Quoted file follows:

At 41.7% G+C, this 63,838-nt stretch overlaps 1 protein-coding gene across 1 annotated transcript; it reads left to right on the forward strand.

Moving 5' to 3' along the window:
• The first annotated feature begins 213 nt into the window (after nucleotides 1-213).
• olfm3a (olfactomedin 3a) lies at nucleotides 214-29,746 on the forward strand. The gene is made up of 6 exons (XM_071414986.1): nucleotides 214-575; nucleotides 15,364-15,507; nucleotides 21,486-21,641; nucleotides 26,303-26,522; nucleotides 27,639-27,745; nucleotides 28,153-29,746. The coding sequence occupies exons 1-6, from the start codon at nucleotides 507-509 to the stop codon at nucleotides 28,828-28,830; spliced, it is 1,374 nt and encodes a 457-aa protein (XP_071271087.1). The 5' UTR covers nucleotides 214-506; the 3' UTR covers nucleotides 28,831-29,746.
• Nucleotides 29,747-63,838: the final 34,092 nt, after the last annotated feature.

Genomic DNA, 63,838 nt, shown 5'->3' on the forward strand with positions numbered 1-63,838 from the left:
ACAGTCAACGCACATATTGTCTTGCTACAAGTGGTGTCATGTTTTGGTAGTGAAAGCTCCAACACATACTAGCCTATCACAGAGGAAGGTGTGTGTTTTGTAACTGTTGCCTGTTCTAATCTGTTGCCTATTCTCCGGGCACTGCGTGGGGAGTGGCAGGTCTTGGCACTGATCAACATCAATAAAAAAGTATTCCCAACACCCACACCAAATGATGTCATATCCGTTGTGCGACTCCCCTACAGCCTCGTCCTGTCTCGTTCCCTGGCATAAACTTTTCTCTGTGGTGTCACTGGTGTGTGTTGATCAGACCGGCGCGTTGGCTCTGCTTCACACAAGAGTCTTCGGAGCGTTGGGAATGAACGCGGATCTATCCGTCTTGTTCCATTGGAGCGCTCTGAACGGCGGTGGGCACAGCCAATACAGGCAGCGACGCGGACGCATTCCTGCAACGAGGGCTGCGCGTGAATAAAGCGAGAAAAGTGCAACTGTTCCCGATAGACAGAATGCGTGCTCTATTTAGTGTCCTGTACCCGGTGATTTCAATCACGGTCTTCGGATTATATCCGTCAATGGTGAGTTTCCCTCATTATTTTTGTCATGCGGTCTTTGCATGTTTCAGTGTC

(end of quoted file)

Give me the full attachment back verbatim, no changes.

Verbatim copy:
At 41.7% G+C, this 63,838-nt stretch overlaps 1 protein-coding gene across 1 annotated transcript; it reads left to right on the forward strand.

Moving 5' to 3' along the window:
• The first annotated feature begins 213 nt into the window (after nucleotides 1-213).
• olfm3a (olfactomedin 3a) lies at nucleotides 214-29,746 on the forward strand. The gene is made up of 6 exons (XM_071414986.1): nucleotides 214-575; nucleotides 15,364-15,507; nucleotides 21,486-21,641; nucleotides 26,303-26,522; nucleotides 27,639-27,745; nucleotides 28,153-29,746. The coding sequence occupies exons 1-6, from the start codon at nucleotides 507-509 to the stop codon at nucleotides 28,828-28,830; spliced, it is 1,374 nt and encodes a 457-aa protein (XP_071271087.1). The 5' UTR covers nucleotides 214-506; the 3' UTR covers nucleotides 28,831-29,746.
• Nucleotides 29,747-63,838: the final 34,092 nt, after the last annotated feature.

Genomic DNA, 63,838 nt, shown 5'->3' on the forward strand with positions numbered 1-63,838 from the left:
ACAGTCAACGCACATATTGTCTTGCTACAAGTGGTGTCATGTTTTGGTAGTGAAAGCTCCAACACATACTAGCCTATCACAGAGGAAGGTGTGTGTTTTGTAACTGTTGCCTGTTCTAATCTGTTGCCTATTCTCCGGGCACTGCGTGGGGAGTGGCAGGTCTTGGCACTGATCAACATCAATAAAAAAGTATTCCCAACACCCACACCAAATGATGTCATATCCGTTGTGCGACTCCCCTACAGCCTCGTCCTGTCTCGTTCCCTGGCATAAACTTTTCTCTGTGGTGTCACTGGTGTGTGTTGATCAGACCGGCGCGTTGGCTCTGCTTCACACAAGAGTCTTCGGAGCGTTGGGAATGAACGCGGATCTATCCGTCTTGTTCCATTGGAGCGCTCTGAACGGCGGTGGGCACAGCCAATACAGGCAGCGACGCGGACGCATTCCTGCAACGAGGGCTGCGCGTGAATAAAGCGAGAAAAGTGCAACTGTTCCCGATAGACAGAATGCGTGCTCTATTTAGTGTCCTGTACCCGGTGATTTCAATCACGGTCTTCGGATTATATCCGTCAATGGTGAGTTTCCCTCATTATTTTTGTCATGCGGTCTTTGCATGTTTCAGTGTC